We’ve known for quite some time that various aircraft parts have been and continue to be fabricated with the help of additive manufacturing (3D printing). However, this week at a Science and Technology exhibit in Beijing, the Beijing University of Aeronautics and Astronautics unveiled what they were able to create with the use of titanium based selective laser sintering 3D printing technology.
Previously, most of us viewed 3D printing as a means of creating smaller parts, with the exception of a few projects scattered here and there where people have been trying to utilize the technology in the creation of larger end-use products. For researchers at Beijing University, they decided to take things to the extreme, by unveiling 50 large titanium alloy printed parts for aircraft, aircraft carriers, and even new rockets. These large parts showed superior strength, durability and very good shock and vibration absorption.
In fact, the properties of these large aircraft components, which were each 3D printed in a single piece, were very much superior to other aircraft components which have been manufactured via more traditional subtractive methods. According to Chinese media, these parts were the largest laser sintered titanium alloy based objects ever 3D printed in one piece. This particular 3D printing method is also able to save quite a lot of time and money, as well as provide for stronger mechanical properties, due to the fact that the parts are printed in such large units rather than smaller units which need to then be assembled.
Staff on hand at the exhibition said that 3D printing of these components reduced the production cycle by a staggering 80%, as they showed onlookers a large laser sintered C919 aircraft cockpit window frame that they had printed. In fact, the entire window frame can be 3D printed in just 55 days. This is very impressive, considering an aircraft manufacturer in Europe takes 2 whole years just to develop the molds for making these same frames, and in doing so spends around $2 million.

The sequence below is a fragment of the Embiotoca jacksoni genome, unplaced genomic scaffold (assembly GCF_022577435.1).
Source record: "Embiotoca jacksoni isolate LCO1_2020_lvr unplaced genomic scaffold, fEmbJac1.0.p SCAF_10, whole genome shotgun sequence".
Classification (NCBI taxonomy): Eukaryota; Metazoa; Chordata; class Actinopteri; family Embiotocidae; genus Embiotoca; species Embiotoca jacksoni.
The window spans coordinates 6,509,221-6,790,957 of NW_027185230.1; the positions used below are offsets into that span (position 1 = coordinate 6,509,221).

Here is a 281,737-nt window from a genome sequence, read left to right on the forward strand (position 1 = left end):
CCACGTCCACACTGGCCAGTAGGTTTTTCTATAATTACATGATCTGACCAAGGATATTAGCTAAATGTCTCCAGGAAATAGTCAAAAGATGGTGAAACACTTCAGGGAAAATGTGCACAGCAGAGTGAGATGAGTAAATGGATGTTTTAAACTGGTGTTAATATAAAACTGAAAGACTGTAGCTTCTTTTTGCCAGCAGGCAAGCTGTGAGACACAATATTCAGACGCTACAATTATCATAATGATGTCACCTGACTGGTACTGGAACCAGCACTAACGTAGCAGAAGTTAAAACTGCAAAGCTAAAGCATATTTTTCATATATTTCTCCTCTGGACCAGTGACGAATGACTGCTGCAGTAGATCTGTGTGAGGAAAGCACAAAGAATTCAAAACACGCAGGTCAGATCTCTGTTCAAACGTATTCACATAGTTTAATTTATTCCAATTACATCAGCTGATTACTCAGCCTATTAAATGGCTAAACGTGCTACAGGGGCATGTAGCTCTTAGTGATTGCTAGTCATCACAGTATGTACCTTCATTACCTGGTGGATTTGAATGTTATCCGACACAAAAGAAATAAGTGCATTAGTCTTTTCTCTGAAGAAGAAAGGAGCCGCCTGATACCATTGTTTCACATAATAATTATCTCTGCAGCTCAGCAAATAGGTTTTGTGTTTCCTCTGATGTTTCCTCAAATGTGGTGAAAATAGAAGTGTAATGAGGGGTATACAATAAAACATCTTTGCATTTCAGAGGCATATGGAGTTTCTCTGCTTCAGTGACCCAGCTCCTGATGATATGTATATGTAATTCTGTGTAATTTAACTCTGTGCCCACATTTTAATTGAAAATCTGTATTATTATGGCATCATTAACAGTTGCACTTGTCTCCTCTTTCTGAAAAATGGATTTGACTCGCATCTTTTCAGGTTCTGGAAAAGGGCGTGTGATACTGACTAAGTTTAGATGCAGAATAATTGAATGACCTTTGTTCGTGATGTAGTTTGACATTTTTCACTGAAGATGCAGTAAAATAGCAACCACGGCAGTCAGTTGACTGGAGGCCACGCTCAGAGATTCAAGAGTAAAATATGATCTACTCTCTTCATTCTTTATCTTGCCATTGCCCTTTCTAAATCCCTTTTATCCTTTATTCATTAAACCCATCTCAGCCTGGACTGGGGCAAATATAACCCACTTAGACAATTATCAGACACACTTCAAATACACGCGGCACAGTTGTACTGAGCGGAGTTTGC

This rather interesting breakthrough comes on the heels of other news released last year showing that the C-919, which is China’s first domestically built commercial aircraft, as well as the J-15, a carrier-based fighter; the F-16; the F-20 stealth fighter; the F-31 and other aircraft were all developed with the help of 3D printing technology, in one way or another.
Professor of Aeronautics and Astronautics at the Chinese Academy of Sciences said that he believes that large scale 3D printing in China has exceeded the technology in the United States, as the U.S. is focused more on 3D printing “gadgets” and smaller parts.
3D printing has the potential of drastically reducing the cost of production for large aircraft while also reducing the waste created through more traditional means of manufacturing. At the same time it also lends itself to creating stronger parts which hold up better over time. While researchers in Europe and the US do seem to be focusing more on the 3D printing of smaller parts, which are then assembled together, China may actually be onto something by 3D printing these parts in larger sections.
What do you think about this latest unveiling by researchers at Beijing University? Is this the future of aircraft manufacturing? Discuss in the 3D Printed Large Aircraft Parts forum thread on 3DPB.com. See more photos below.
You May Also Like
3D Printing Webinar and Virtual Event Roundup, July 27, 2020
A virtual 3DEXPERIENCE event is coming up this week, in addition to webinars on topics such as additive manufacturing safety, supply chain issues, printing intelligent parts, and more. 3DEXPERIENCE: A...
E.U. to Regulate 3D Printed Toys & Supply Chain
The European Union has taken a serious interest in regulating 3D printed toys. As additive manufacturing processes only continue to pick up steam, affecting nearly every industry in some way,...
EOS, BASF, Kupol (and 3D Printing) Big Winners of the NFL Helmet Challenge
The NFL Helmet Challenge has, for a number of years, pitted the best and brightest minds in 3D printing against a deceptively simple problem, making better helmets. Head injuries have...
Safety and 3D-Printed COVID-19 Medical Devices — An Interview with Veterans Affairs
In our previous article on the topic, we mentioned some broad guidelines that seem to have coalesced related to 3D printing medical devices in the face of the supply shortages...
View our broad assortment of in house and third party products.